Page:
EU referendum: Millions could get extra time to register to vote in the EU referendum after website crashes

 The registration website crashed hours before the deadline last night

Charlie Cooper
Whitehall Correspondent
Wednesday 08 June 2016 08:46
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Downing Street is considering granting millions of voters extra time to register to vote in the EU referendum, after the registration website crashed hours before the deadline last night.

The leaders of Labour and the Liberal Democrats have both called for the deadline to be extended, after technical problems hit the government website amid what the Cabinet Office called “unprecedented demand”.

Following a publicity blitz on social media, more than half a million people applied to register to vote online yesterday ahead of the midnight deadline.

EU Referendum: Latest Poll

Neither the Electoral Commission nor the Cabinet Office, which has responsibility for the website, could confirm how many potential voters had been affected by the technical glitch. Government sources said officials were looking into whether it was “practical and legal” to extend the deadline.

Jeremy Corbyn, whose Twitter account was directing people to the website at hourly intervals ahead of last night’s deadline, said that the deadline should be extended after receiving reports that the site had crashed.

The Electoral Commission said that 1.65m had registered to vote since a campaign was launched to encourage sign-ups a month ago, including 226,000 on Monday this week, and 525,000 yesterday.

Liberal Democrat leader Tim Farron said people should be given an extra day to register, calling the Government’s handling of the situation a “shambles”. He also warned it could have a bearing on the outcome of the vote.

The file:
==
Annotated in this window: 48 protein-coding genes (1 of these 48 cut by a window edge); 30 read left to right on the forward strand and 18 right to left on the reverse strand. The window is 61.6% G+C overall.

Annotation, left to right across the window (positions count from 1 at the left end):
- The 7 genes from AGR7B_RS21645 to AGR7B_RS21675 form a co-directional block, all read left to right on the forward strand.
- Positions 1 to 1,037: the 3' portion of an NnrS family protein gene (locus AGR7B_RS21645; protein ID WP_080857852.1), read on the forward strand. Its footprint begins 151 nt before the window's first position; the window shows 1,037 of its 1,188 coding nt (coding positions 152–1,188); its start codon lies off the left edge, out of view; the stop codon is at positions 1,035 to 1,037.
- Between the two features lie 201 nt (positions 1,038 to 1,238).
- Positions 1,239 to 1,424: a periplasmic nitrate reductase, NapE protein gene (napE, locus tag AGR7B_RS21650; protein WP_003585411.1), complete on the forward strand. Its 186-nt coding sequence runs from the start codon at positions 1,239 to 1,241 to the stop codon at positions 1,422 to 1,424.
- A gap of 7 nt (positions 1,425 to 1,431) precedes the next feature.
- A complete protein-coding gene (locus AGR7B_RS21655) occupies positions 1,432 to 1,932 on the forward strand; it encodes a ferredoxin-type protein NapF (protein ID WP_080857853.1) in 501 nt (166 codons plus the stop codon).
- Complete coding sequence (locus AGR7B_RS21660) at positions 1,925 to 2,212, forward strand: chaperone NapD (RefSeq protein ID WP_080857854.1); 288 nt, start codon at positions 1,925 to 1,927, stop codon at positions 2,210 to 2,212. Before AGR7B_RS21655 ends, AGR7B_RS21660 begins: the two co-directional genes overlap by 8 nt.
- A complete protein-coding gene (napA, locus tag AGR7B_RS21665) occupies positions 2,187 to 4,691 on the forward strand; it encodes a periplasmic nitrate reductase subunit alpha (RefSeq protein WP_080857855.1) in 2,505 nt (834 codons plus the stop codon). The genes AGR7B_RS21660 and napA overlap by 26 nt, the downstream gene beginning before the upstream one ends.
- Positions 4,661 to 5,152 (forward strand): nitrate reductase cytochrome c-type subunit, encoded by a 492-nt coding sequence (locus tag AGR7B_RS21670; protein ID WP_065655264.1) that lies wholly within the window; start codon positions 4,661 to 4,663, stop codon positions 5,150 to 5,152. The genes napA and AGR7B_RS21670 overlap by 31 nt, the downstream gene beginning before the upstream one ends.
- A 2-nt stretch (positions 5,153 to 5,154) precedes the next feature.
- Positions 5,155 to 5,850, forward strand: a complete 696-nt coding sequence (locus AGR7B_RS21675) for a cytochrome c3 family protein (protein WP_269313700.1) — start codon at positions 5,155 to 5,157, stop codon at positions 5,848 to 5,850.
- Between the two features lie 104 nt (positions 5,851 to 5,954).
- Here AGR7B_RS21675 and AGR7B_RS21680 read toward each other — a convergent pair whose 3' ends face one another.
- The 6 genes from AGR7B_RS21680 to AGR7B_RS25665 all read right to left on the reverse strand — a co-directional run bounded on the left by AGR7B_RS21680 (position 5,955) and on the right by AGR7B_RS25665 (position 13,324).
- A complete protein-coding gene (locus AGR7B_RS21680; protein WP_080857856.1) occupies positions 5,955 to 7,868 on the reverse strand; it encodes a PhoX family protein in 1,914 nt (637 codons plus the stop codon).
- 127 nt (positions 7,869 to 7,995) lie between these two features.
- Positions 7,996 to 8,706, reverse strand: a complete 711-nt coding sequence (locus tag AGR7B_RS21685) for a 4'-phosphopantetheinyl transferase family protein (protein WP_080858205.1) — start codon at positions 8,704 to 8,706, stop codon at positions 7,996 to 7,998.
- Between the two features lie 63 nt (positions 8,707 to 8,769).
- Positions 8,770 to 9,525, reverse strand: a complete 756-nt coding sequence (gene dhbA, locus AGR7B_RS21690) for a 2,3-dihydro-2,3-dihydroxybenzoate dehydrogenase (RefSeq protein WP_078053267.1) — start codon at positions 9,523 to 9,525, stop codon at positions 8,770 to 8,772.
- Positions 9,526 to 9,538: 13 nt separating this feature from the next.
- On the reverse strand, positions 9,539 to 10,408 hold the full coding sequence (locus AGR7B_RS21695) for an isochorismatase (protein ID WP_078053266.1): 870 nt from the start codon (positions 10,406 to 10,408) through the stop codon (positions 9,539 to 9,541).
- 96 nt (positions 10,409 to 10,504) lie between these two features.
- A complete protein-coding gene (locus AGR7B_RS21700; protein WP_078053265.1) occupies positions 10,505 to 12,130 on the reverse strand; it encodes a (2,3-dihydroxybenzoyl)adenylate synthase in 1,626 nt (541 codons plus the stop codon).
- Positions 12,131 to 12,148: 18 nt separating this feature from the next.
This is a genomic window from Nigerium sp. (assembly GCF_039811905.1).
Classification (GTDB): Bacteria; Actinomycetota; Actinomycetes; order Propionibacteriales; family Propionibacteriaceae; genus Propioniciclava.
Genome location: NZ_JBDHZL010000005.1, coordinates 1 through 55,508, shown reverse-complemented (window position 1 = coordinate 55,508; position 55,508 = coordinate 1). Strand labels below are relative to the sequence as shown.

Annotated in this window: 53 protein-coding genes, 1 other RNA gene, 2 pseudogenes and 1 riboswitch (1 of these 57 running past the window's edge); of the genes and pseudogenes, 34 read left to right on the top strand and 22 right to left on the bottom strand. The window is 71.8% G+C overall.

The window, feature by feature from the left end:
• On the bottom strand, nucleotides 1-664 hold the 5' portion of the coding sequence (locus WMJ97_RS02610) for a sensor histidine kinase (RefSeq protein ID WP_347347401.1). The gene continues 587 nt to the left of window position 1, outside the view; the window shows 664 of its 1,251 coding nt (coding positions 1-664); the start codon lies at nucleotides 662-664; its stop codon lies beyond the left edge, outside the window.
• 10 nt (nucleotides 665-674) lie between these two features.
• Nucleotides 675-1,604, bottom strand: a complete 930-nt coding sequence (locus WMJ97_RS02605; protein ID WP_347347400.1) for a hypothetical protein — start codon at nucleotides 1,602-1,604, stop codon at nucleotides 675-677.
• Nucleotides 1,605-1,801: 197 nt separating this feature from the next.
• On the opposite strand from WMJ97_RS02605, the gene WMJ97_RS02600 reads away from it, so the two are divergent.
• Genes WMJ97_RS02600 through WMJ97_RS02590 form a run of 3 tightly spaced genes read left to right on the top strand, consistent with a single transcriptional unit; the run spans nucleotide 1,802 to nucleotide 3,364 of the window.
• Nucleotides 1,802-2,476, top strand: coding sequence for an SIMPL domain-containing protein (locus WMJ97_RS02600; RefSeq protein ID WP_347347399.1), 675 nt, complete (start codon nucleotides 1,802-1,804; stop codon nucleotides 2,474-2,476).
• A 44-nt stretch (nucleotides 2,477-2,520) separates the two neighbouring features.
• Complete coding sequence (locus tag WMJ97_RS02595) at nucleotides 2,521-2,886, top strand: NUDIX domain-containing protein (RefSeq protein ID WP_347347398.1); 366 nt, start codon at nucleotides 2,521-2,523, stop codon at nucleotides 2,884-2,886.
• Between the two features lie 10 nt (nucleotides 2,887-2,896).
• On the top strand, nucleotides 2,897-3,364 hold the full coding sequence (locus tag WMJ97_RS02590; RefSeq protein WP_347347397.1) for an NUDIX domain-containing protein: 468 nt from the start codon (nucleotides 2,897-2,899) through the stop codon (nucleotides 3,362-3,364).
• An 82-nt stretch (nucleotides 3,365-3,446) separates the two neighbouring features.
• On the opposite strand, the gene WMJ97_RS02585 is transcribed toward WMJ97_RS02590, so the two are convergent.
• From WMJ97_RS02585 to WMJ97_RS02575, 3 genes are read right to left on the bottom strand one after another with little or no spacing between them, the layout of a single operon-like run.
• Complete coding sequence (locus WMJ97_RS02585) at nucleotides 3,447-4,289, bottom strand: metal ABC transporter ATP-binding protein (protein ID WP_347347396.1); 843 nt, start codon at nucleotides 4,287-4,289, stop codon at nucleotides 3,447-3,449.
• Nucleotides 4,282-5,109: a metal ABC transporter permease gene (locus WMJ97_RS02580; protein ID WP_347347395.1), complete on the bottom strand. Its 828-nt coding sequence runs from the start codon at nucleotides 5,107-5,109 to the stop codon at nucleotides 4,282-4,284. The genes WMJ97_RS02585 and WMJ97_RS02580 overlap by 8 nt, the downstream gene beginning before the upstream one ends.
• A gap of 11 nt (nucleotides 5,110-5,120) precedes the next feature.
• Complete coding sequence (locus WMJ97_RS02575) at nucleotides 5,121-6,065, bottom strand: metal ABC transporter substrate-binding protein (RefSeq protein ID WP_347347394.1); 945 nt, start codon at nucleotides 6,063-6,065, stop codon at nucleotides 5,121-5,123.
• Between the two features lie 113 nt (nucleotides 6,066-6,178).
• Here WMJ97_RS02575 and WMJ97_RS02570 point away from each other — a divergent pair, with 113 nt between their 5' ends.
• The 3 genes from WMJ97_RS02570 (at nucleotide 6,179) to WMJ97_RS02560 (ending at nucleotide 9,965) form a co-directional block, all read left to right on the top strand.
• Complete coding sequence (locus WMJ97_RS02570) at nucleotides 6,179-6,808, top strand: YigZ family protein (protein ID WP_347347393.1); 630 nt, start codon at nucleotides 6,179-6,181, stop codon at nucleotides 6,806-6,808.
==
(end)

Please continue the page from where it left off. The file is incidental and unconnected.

“It is a major blow to the ‘In’ campaign and our prospects of staying in Europe,” he said.

“With individual voter registration, and a big campaign to encourage young people to register, many of whom have been trying to do so last minute, this could have major consequences for the result,” he added. “Evidence shows younger people are overwhelmingly pro-European, and if they are disenfranchised it could cost us our place in Europe.

"It could also turn them off democracy for life.”

A Cabinet Office spokesperson said: "We became aware of technical issues on gov.uk/register-to-vote late on Tuesday night due to unprecedented demand.

"Some people did manage to get through and their applications were processed. We tried to resolve the situation as quickly as was possible and to resolve cases where people tried to register but were not able to."

The Remain campaign wants to see turn out as high as possible in the June 23rd vote. Younger people, who are more likely to back staying in the EU, are also the least likely to vote, and In campaigners fear the vote could be tipped in favour of Leave if too many fail to turn out on the day.

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